• Zack Gutches

How Understanding Taxes Puts You in the Driver's Seat in Your Finances.

As a millennial have you ever wondered why taxes even matter or what implications they have on your life?

There isn't just 1 kind of tax. There are federal taxes. Social Security taxes. Medicare Taxes. Property taxes if you own a home. Self-employment taxes potentially if you are a small business owner. State taxes and sales tax (for most of us). And the list keeps going. But today let’s focus on Federal Taxes as that's where the bulk of your tax bill will generally come from every year. If you understand this stuff, it can really help make a lot of decisions easier and take away the stress and feelings of incompetency. So here we go...


The U.S. has what's called a Marginal Tax system (sometimes also referred to as Progressive). It simply means that the more you earn, the higher tax percentage you will pay per dollar earned. The thought is that people who make $15,000 per year shouldn't pay the same tax rate as someone who makes $5,000,000 per year.


In this post, I talked about something called "the standard deduction". In 2019, the standard deduction is $12,200 for Single folks and $24,400 for married couples. So what is the standard deduction? Essentially, it's a tax-free zone -- the amount of income you can earn before you have to pay any federal taxes to the government. Meaning, if you are single, you don't have to pay any federal taxes on the first $12,200 of gross income you make.


But what if you make more than $12,200 every year?


Well, every dollar you make over $12,200 is now subject to federal tax, and the tax percentage gets higher and higher the more money you make. Here's the percentages and brackets for 2019:


After $12,200 (the "tax free zone"), the next $10,000 of your gross income is taxed at 10%.

Then after $22,200 (the $12,200 "tax-free zone" plus $10,000), the next $30,000 of gross income is taxed at 12%.

After $52,200, the next $44,000 of your gross income is taxed at 22%. And it keeps going up from there -- to 24%, to 32%, to 35%, and finally to 37%.


And it starts over every single year. It doesn't matter if you make $5,000,000 per year. Every single year, the first $12,200 is tax-free, the next $10,000 is at 10%, the next $30,000 is at 12%, and so on and so forth.


So why does this matter? Well, it's important to know where you are at in the tax brackets so you can make informed decisions and ultimately, retain as much of your hard-earned money as you can!


I frequently get asked by friends who just got their first job out of college whether they should open a Roth 401(K) or a Traditional 401(K)/IRA. Well, knowing where you sit in the tax brackets can help shed light to that decision.


If you make $40,000 per year, you know you are in the 12% tax bracket (if you're single), which by historical standards, is a super-low bracket to be in. Would you rather know you're going to pay 12% tax now and then put the money into a Roth account and know you'll never pay taxes again? Or would you rather put money in a Traditional account and avoid paying the 12% tax this year and hope you are paying 12% or less on taxes when you pull the money out 40 years from now in year 2059?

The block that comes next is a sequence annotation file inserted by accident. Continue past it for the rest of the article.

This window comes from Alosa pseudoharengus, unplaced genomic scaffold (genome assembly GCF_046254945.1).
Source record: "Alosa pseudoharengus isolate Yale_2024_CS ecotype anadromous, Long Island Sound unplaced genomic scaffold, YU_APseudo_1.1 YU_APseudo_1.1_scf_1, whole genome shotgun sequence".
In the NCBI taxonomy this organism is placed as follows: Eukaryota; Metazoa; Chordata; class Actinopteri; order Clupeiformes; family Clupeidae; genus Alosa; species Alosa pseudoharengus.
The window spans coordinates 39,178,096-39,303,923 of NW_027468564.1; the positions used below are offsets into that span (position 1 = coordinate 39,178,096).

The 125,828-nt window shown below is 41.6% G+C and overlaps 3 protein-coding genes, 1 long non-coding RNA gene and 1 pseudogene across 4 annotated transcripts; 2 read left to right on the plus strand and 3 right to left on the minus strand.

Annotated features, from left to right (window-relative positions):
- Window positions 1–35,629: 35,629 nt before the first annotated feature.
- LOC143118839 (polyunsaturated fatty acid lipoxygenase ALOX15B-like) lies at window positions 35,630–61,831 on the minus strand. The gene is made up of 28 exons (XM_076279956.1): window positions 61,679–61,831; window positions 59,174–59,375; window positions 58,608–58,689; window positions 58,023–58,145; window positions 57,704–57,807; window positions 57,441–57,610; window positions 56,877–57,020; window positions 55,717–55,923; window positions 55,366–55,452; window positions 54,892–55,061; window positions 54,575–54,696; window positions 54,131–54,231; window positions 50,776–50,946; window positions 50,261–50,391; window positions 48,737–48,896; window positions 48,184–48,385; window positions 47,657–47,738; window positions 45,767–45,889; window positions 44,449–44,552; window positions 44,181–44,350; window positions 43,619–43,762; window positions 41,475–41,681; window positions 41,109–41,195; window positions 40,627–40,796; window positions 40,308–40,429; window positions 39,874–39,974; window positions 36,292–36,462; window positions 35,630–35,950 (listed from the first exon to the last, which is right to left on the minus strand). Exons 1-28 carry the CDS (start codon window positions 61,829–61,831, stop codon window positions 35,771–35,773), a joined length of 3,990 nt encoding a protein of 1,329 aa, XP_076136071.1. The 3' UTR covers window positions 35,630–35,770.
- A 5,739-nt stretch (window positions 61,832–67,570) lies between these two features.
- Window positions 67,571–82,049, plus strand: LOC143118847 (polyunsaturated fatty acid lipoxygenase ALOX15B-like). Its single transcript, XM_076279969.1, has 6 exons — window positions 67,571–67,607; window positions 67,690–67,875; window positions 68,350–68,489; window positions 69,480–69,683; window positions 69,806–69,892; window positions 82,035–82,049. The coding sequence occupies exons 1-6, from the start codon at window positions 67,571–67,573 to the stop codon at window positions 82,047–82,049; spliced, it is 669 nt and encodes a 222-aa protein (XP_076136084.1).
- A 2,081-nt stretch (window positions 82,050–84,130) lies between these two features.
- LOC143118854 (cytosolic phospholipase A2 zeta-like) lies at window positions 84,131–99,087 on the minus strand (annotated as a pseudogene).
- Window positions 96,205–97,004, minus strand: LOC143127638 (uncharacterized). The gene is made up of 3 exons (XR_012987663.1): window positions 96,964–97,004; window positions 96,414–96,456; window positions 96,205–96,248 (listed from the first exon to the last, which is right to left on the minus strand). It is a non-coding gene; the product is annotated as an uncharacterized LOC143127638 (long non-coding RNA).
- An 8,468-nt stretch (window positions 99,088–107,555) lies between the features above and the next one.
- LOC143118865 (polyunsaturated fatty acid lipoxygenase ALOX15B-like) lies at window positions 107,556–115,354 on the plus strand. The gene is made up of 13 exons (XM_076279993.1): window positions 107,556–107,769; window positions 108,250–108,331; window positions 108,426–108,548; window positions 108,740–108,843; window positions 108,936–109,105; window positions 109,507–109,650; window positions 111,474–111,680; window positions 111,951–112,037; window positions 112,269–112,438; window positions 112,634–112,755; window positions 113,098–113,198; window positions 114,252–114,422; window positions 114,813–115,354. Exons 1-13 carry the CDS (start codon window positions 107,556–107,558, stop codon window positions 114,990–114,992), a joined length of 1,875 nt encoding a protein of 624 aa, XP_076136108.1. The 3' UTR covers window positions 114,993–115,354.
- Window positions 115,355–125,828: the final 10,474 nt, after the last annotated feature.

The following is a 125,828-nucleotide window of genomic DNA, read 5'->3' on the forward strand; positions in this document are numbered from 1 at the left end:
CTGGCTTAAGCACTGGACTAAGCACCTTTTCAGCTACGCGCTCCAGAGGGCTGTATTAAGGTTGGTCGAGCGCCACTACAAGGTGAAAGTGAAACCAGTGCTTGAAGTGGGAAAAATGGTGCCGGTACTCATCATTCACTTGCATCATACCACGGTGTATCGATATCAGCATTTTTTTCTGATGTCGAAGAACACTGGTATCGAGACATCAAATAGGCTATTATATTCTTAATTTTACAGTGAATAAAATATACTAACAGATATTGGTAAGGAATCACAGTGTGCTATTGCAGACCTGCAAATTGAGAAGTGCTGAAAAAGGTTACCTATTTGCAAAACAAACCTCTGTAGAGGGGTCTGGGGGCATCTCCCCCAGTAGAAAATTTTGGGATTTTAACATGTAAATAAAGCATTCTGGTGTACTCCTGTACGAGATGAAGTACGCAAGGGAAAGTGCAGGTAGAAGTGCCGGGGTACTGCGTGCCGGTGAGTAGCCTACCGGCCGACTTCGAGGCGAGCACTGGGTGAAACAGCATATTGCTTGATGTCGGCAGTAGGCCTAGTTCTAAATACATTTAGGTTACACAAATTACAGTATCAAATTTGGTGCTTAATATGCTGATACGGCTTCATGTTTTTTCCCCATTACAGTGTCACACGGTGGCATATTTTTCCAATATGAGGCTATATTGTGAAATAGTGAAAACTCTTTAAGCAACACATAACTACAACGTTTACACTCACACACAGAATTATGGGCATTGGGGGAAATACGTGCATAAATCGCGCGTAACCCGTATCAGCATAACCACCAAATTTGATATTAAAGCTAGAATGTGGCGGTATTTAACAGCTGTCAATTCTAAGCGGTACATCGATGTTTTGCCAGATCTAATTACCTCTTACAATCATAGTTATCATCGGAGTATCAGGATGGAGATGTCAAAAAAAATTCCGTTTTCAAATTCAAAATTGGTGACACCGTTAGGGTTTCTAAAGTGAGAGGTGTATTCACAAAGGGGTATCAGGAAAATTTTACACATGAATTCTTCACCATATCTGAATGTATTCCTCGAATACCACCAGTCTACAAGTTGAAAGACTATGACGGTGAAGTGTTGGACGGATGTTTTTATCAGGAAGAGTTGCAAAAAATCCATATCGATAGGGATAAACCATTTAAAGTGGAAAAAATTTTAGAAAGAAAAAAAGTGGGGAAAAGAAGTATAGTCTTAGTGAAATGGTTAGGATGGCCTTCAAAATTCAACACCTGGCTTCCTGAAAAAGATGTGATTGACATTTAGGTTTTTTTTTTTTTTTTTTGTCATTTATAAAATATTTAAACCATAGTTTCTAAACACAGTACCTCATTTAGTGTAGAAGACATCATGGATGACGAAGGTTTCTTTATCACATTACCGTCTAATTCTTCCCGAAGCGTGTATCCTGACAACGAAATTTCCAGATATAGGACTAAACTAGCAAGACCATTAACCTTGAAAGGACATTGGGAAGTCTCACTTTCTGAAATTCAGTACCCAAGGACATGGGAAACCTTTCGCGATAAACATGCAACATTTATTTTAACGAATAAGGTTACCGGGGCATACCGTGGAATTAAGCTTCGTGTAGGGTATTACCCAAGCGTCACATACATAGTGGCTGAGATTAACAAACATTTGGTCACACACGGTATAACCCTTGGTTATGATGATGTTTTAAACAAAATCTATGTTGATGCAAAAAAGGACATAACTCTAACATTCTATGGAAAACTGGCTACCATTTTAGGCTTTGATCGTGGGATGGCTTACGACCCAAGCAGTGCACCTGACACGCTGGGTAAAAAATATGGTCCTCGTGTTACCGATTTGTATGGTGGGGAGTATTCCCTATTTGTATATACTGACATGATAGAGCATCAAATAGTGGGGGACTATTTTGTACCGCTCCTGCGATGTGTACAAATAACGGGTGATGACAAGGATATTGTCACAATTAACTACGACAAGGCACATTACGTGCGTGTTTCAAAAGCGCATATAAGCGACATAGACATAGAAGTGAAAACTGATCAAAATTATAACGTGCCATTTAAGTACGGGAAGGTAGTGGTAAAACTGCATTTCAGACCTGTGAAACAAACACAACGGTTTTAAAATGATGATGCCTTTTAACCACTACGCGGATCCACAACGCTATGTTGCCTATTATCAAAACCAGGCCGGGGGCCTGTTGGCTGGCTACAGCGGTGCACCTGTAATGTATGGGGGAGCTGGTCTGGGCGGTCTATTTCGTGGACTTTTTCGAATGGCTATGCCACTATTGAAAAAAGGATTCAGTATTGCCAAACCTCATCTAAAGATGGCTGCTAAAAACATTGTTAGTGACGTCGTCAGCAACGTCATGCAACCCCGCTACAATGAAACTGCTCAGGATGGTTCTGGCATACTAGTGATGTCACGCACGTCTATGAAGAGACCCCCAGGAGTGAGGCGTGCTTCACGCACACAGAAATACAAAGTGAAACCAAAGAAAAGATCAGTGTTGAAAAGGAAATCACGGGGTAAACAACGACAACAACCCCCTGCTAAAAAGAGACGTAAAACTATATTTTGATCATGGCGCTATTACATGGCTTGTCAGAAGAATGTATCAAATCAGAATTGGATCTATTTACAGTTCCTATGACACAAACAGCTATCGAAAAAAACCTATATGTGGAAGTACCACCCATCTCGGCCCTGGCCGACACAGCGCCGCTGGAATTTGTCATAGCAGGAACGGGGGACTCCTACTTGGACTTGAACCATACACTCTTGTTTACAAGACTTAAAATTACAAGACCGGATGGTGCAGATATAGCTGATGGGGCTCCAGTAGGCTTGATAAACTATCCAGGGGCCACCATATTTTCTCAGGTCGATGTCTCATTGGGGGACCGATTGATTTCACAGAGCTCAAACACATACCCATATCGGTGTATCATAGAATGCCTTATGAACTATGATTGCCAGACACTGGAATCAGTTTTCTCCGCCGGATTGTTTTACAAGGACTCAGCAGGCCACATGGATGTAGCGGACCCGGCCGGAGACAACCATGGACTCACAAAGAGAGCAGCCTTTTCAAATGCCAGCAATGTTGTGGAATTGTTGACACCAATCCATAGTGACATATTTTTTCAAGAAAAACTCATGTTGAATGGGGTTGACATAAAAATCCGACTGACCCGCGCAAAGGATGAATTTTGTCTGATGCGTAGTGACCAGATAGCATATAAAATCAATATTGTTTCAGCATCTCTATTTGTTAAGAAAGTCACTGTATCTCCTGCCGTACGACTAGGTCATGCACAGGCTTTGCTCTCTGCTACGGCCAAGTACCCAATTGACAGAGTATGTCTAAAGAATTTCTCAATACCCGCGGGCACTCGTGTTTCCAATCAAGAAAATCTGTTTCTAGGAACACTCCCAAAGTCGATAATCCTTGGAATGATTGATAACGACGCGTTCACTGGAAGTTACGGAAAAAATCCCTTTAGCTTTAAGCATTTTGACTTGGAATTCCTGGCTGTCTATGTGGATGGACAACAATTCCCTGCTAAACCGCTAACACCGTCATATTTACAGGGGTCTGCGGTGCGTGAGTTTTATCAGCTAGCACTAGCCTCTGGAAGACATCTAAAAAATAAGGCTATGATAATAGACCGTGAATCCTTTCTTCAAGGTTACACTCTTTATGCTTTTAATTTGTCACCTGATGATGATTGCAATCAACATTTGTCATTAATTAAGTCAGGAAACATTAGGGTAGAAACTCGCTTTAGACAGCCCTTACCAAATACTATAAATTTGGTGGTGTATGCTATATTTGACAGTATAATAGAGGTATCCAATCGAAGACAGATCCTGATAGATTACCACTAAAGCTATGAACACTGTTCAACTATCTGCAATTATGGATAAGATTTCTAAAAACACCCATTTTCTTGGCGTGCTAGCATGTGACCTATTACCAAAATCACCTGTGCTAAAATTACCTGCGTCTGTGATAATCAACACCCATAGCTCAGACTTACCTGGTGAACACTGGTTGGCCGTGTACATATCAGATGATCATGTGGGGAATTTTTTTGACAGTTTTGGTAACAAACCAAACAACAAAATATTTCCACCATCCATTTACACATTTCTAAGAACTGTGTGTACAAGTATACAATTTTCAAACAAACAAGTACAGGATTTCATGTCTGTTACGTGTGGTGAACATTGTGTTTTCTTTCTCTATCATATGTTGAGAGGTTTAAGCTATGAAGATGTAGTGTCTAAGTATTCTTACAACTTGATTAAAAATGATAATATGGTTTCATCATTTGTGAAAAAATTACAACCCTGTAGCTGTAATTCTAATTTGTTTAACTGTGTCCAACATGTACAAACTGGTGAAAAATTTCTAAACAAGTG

Remember, the standard deduction ($12,200 for single, $24,400 for married) is a "tax-free" zone. So if you put all of your money into Roth accounts from now until you retire and your plan is to solely take money out of Roth accounts and Social Security to fund your retirement, you're potentially leaving money on the table in the form of not using any of that "tax-free" zone. If you were single, you could have taken $12,200 from a Traditional 401(K) or Traditional IRA and it wouldn't have been taxed! So depending on your situation, it may not be wise from a tax perspective to put all of your money in Roth accounts if your plan is to solely fund your retirement with Roth accounts and Social Security.


These are all things that I bet a lot of 70-year old's wish they knew when they were 25 years old.


Let's do a few more examples to hopefully show how useful this is to you:


You're considering starting a side-business to supplement your primary job's income and you know (because you read this) that you're at the very top of the range of the 12% bracket.


Then you know that if you generate any more income from that side-business you will be paying 22% on that additional income, rather than 12%. Knowing that for each dollar you earn, you will only keep 78 cents per dollar (1 dollar less 22% tax) rather than 88 cents per dollar (1 dollar less 12% tax) is something I think is very valuable.


Or say you inherit some money from your deceased grandmother and it's sitting in a Traditional IRA (taxable account upon withdrawal from it). Should you take more of the money out of the inherited Traditional IRA than you are required by law this year or not? If you are a grad school student and you only make $5,000 a year from your part-time job at Chili's, it might be something to consider because the first $12,200 of income you generate from all sources is tax-free federally.


Remember, federal taxes are not the only type of taxes you pay. But it most likely will be the biggest portion of your tax bill every year.


If you want to take the concepts above to the next level and see the effect of taxes on your individual situation, or how taxes would affect a big life decision you are contemplating, we would love to coach you through the process. Head to https://www.financiallyforgotten.com/contactand book a free, 20-minute consultation call with our financial coach (who is also a licensed CPA).

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